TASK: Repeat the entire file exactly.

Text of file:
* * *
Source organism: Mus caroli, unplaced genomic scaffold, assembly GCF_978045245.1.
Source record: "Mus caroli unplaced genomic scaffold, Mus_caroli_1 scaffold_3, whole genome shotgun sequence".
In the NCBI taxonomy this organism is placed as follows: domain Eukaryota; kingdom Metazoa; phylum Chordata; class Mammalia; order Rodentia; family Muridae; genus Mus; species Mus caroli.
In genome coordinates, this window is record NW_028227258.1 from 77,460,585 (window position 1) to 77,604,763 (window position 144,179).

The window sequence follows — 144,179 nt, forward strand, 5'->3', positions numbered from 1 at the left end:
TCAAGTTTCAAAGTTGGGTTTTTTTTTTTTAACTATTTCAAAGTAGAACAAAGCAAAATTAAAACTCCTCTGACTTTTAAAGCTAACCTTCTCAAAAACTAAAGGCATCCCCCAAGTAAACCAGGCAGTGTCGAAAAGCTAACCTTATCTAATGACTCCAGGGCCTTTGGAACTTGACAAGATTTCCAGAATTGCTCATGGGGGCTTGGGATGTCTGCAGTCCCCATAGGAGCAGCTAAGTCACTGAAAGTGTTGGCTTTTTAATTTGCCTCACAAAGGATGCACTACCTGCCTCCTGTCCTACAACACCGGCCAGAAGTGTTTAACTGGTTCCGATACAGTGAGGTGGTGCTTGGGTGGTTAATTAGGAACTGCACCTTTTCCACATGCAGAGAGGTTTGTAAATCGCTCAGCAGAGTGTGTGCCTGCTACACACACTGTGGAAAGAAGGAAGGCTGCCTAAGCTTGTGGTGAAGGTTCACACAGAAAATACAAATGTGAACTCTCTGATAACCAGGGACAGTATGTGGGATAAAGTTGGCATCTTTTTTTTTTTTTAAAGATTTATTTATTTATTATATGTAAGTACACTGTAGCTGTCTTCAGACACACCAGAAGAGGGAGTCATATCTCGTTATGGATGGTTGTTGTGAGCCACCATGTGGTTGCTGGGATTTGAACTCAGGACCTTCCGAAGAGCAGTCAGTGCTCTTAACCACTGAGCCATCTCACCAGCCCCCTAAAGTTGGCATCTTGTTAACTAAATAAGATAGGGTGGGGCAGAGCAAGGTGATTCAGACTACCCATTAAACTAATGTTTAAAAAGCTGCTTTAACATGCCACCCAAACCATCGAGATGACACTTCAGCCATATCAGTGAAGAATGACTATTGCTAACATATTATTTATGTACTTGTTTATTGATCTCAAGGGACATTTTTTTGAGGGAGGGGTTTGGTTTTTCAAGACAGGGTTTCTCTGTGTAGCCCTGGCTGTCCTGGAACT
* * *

Source organism: Mus caroli, unplaced genomic scaffold, assembly GCF_978045245.1.
Source record: "Mus caroli unplaced genomic scaffold, Mus_caroli_1 scaffold_3, whole genome shotgun sequence".
In the NCBI taxonomy this organism is placed as follows: domain Eukaryota; kingdom Metazoa; phylum Chordata; class Mammalia; order Rodentia; family Muridae; genus Mus; species Mus caroli.
In genome coordinates, this window is record NW_028227258.1 from 77,460,585 (window position 1) to 77,604,763 (window position 144,179).

The window sequence follows — 144,179 nt, forward strand, 5'->3', positions numbered from 1 at the left end:
TCAAGTTTCAAAGTTGGGTTTTTTTTTTTTAACTATTTCAAAGTAGAACAAAGCAAAATTAAAACTCCTCTGACTTTTAAAGCTAACCTTCTCAAAAACTAAAGGCATCCCCCAAGTAAACCAGGCAGTGTCGAAAAGCTAACCTTATCTAATGACTCCAGGGCCTTTGGAACTTGACAAGATTTCCAGAATTGCTCATGGGGGCTTGGGATGTCTGCAGTCCCCATAGGAGCAGCTAAGTCACTGAAAGTGTTGGCTTTTTAATTTGCCTCACAAAGGATGCACTACCTGCCTCCTGTCCTACAACACCGGCCAGAAGTGTTTAACTGGTTCCGATACAGTGAGGTGGTGCTTGGGTGGTTAATTAGGAACTGCACCTTTTCCACATGCAGAGAGGTTTGTAAATCGCTCAGCAGAGTGTGTGCCTGCTACACACACTGTGGAAAGAAGGAAGGCTGCCTAAGCTTGTGGTGAAGGTTCACACAGAAAATACAAATGTGAACTCTCTGATAACCAGGGACAGTATGTGGGATAAAGTTGGCATCTTTTTTTTTTTTTAAAGATTTATTTATTTATTATATGTAAGTACACTGTAGCTGTCTTCAGACACACCAGAAGAGGGAGTCATATCTCGTTATGGATGGTTGTTGTGAGCCACCATGTGGTTGCTGGGATTTGAACTCAGGACCTTCCGAAGAGCAGTCAGTGCTCTTAACCACTGAGCCATCTCACCAGCCCCCTAAAGTTGGCATCTTGTTAACTAAATAAGATAGGGTGGGGCAGAGCAAGGTGATTCAGACTACCCATTAAACTAATGTTTAAAAAGCTGCTTTAACATGCCACCCAAACCATCGAGATGACACTTCAGCCATATCAGTGAAGAATGACTATTGCTAACATATTATTTATGTACTTGTTTATTGATCTCAAGGGACATTTTTTTGAGGGAGGGGTTTGGTTTTTCAAGACAGGGTTTCTCTGTGTAGCCCTGGCTGTCCTGGAACT